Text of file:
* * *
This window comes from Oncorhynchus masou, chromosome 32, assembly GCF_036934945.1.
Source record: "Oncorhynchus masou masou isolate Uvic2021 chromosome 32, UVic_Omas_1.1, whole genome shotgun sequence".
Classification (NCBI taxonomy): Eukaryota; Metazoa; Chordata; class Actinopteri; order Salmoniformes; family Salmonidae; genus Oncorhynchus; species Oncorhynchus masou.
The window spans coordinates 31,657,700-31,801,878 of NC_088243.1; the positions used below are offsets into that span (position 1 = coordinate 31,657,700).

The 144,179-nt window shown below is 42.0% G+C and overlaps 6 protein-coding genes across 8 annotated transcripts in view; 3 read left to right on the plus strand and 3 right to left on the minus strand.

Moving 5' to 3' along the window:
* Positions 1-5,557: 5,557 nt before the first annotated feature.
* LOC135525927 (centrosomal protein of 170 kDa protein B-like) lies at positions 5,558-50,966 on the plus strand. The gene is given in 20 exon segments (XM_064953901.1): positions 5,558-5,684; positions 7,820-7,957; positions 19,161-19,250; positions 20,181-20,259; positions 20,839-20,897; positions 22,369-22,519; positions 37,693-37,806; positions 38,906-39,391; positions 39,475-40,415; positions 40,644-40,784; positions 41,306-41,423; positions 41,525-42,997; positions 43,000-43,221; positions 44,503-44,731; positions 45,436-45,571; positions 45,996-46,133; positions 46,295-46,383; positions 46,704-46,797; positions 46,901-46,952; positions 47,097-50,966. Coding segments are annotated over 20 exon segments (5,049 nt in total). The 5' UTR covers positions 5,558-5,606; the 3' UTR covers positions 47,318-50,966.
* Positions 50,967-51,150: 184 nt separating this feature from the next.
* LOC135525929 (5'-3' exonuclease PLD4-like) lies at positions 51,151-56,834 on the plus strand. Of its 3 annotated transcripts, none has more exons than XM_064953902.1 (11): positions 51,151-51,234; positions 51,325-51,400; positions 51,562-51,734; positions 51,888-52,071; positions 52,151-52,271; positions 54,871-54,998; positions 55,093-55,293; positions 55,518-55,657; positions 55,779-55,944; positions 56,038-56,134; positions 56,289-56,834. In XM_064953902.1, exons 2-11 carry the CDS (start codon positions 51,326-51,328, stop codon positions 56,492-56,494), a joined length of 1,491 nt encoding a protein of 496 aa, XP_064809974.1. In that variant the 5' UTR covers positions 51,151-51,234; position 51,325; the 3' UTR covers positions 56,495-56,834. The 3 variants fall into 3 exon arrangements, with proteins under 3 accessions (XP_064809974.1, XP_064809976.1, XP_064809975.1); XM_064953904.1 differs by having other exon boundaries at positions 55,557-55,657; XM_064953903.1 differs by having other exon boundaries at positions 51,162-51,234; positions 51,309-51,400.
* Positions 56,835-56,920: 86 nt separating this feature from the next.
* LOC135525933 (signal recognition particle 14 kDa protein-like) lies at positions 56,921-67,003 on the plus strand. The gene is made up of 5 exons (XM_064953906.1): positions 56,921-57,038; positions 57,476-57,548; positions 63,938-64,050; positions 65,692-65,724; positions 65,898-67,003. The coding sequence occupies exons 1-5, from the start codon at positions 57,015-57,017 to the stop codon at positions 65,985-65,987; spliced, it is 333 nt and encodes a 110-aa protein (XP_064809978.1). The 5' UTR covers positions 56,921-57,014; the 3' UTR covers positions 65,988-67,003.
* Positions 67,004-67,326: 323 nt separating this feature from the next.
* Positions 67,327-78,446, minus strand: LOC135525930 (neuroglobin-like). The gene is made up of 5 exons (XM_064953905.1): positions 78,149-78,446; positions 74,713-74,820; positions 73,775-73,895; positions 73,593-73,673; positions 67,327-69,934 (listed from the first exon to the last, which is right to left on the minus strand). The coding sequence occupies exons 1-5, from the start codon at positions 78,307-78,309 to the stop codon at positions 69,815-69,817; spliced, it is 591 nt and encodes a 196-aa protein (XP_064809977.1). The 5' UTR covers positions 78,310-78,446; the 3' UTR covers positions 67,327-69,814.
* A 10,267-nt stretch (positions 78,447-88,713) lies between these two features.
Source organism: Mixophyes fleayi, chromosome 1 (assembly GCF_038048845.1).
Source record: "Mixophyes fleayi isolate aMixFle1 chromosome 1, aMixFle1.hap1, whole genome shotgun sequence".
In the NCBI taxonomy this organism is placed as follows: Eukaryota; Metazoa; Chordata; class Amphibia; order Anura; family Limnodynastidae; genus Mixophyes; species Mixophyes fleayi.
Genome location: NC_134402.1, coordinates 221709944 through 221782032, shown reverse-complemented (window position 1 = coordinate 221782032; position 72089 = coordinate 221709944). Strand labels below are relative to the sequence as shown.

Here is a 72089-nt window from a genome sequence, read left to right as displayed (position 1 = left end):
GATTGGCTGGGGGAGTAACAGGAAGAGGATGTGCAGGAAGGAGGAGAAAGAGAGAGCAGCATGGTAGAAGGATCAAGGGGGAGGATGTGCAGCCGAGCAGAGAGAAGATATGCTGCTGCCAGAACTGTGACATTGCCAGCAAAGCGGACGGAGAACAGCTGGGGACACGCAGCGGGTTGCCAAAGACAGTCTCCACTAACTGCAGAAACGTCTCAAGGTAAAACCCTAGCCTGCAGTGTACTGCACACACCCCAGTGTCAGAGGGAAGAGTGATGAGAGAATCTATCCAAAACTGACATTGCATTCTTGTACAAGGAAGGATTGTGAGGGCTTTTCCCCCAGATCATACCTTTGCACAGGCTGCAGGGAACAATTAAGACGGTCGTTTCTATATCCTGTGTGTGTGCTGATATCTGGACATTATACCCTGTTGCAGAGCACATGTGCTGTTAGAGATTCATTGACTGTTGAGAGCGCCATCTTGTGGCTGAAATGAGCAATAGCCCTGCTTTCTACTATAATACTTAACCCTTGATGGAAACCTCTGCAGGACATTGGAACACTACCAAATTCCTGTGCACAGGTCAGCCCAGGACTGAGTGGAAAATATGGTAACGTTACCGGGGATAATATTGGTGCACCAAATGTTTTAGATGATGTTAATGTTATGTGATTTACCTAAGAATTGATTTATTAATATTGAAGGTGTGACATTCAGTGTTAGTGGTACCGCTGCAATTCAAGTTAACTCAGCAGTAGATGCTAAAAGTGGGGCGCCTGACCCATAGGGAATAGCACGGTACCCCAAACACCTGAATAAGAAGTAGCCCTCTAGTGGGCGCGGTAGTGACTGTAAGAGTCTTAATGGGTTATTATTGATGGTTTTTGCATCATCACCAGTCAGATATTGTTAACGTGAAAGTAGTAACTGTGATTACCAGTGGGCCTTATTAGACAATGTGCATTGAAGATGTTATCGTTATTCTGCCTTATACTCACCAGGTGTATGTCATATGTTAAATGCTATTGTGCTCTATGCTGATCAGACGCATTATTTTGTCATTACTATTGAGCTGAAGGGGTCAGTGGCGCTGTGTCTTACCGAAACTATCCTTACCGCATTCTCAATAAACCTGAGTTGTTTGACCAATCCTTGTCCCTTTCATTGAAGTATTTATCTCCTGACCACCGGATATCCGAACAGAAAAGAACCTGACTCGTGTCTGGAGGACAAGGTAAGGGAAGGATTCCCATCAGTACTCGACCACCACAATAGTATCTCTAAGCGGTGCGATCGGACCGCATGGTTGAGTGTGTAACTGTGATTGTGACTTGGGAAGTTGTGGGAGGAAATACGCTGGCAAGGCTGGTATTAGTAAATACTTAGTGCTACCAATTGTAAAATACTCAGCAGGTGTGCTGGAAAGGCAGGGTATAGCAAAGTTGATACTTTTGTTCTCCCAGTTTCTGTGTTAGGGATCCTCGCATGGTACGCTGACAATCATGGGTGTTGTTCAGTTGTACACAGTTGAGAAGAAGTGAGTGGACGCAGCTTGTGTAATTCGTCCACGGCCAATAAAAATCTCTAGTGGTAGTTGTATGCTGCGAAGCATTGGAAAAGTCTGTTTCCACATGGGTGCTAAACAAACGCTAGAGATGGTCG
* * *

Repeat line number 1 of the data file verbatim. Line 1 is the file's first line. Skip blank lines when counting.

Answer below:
This window comes from Oncorhynchus masou, chromosome 32, assembly GCF_036934945.1.